It looks like a Hula-Hoop that broke in half.
THE SAUSAGE-SHAPED TUBE
Since Jody is the same age as my vintage bike,
I wonder if he remembers the horseshoe-shaped
inner tube that the SoCal racers used in the 1970s
so they could change the tube without taking the
Jody raced with a Time Saver tube at
Saddleback, Carlsbad and Indian Dunes in 1977.
It was invented by a guy named Claude Maynard
who owned a shop in Blythe, California, and was
licensed by Cheng Shin Rubber Company. It was
basically a regular motorcycle tube that looked like
it had been cut in half with the ends vulcanized
closed. If you laid it on the ground and inflated it,
it would look like a 4-foot-long sausage, but when
you put it inside a tire, the air pressure would push
the two cut-off ends together, forming a round
tube. The benefit of the Time Saver was that you
didn’t have to remove the rear wheel from your
bike to fix a flat; you just laid the bike on its side,
popped the bead with tire irons, cut the old tube
with a knife to get it out and then stuffed the Time
Saver tube into the wheel and closed the tire up.
However, we should correct you on two things.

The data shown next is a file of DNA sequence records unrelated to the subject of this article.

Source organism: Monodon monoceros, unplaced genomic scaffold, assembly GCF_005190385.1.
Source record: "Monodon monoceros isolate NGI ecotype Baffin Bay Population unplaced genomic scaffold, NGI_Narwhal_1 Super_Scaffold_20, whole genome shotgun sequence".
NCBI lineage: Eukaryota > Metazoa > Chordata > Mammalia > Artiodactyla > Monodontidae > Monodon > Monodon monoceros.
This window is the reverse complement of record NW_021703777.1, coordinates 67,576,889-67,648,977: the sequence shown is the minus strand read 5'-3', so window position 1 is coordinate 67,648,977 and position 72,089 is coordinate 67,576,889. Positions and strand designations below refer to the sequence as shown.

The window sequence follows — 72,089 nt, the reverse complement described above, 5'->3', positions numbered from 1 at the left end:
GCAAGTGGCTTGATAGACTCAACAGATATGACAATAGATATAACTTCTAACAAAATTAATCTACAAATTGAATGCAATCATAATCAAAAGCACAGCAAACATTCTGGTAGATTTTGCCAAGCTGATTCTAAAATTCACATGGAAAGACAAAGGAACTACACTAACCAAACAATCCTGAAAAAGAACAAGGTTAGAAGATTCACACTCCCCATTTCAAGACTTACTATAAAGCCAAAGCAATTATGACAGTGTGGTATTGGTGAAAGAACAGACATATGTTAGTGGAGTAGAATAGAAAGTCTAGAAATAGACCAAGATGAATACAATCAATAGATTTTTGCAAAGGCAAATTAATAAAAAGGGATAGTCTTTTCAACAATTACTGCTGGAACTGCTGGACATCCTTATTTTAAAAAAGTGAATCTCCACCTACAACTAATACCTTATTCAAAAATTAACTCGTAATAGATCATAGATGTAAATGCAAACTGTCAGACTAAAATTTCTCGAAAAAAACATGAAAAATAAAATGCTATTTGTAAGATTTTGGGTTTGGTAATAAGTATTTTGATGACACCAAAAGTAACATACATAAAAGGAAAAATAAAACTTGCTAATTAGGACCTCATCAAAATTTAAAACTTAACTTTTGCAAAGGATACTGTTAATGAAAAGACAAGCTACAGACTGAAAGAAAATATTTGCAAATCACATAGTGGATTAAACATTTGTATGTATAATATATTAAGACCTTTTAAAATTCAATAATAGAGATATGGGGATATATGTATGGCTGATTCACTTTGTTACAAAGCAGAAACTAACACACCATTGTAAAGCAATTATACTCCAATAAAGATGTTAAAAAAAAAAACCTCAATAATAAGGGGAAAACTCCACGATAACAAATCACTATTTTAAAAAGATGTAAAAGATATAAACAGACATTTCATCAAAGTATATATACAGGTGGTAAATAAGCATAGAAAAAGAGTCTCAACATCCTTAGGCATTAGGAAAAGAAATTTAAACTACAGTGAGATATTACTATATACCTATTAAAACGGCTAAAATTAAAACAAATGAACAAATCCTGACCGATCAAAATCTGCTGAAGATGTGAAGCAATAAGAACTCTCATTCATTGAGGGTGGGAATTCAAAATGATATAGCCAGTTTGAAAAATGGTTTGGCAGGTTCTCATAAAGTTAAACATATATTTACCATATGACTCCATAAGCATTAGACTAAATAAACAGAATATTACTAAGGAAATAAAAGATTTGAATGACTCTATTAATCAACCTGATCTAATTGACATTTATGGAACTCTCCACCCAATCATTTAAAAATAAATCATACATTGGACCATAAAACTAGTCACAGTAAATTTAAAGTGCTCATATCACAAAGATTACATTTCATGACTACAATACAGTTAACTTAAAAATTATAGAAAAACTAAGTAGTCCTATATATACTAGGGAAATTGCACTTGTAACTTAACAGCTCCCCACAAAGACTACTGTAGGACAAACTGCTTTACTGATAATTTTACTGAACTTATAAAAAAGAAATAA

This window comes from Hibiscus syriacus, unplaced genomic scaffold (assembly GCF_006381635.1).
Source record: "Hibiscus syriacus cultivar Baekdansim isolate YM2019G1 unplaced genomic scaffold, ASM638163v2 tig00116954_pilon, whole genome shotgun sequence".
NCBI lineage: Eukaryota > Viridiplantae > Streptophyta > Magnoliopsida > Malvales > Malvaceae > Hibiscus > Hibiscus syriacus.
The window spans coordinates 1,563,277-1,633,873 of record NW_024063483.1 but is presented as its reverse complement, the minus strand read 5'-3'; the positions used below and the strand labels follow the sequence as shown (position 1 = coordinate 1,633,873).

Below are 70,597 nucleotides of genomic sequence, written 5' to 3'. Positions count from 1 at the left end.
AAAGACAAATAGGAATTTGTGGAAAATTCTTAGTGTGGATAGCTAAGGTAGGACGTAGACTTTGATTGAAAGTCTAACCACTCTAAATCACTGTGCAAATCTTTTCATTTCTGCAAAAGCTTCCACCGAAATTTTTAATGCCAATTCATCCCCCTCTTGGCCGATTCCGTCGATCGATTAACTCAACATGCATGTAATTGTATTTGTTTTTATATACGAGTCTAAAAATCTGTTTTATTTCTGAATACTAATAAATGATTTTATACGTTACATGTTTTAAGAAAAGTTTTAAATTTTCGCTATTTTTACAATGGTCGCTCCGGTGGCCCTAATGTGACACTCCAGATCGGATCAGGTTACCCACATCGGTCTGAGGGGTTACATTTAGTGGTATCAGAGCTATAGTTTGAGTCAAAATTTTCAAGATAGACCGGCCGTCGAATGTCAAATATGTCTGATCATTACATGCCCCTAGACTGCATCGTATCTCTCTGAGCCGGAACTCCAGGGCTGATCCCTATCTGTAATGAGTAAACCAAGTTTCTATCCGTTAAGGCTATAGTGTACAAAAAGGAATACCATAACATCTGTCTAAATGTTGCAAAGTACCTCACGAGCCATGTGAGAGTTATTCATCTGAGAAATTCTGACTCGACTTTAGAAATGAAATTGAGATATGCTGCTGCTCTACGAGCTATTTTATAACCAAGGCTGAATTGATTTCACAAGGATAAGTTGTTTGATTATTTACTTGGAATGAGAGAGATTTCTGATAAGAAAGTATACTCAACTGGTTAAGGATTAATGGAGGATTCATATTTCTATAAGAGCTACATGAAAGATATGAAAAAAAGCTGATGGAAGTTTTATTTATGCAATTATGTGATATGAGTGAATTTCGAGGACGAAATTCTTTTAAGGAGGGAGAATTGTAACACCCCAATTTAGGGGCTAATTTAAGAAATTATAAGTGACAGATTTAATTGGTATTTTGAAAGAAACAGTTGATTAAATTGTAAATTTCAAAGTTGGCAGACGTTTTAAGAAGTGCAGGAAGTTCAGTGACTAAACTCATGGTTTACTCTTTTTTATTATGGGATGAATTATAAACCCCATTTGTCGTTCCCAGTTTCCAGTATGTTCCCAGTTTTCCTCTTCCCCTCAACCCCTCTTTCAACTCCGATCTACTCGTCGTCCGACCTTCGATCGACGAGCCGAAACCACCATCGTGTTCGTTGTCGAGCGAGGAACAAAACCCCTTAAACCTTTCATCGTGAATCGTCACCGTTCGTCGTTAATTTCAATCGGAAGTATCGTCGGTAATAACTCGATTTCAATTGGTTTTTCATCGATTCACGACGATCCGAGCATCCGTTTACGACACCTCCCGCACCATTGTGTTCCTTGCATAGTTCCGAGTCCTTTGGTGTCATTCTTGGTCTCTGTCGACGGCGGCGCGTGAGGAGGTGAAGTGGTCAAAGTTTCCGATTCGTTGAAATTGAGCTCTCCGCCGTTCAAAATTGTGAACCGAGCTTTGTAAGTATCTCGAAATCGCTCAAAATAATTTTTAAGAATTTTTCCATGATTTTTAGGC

First, Time Saver tubes were not popular with
SoCal racers in the 1970s; they never caught on.
Second, Jody is only the same age as your vintage
bike if you own a Brough Superior.
Doctor Frankenstein would be proud of these stitches. They
will keep this old fender alive for another ride.
BRIDE OF FRANKENSTEIN
Let me start this letter by saying that I don’t have a
lot of money to spend on my motorcycle. I worked to
buy a used 2010 KTM 150SX, and it’s all I can do to
keep it running. So, imagine my dismay when I looped
out and tore the rear fender. My dealer says that a
new rear fender will cost about $70. I tried to fix it
with duct tape, but it didn’t work. Isn’t there some
kind of glue or adhesive that will make my old fender
Unfortunately, the 2010 KTM rear fender was molded
to include both the side number plates and rear fender into one unit. This raised the cost and complexity
of the part. The best fix, until you can afford a new
rear fender, is called the “Frankenstein stitch.” All it
requires is a drill and some safety wire. The first step
is to drill “stop holes” at the ends of the crack. These
small round holes will stop the crack from spreading.
The second step is to drill small holes directly across
from each other down the length of the crack. Finally,
thread the safety wire through the opposing holes and
twist it tight. It’s not attractive, but it is workable. On
a side note, last week the front number plate of our
2017 KTM 350SXF got hit by a big rock mixed in with
some roost. The front number plate split in half. We
also tried taping it together, but, just as in your case,
that failed. Finally, a carpenter friend of ours came
down from the next pit with some Tek screws. He
overlapped the two halves and screwed them together.
Also not attractive, but good enough to protect the
electronics behind the front number plate. You gotta do
what you gotta do.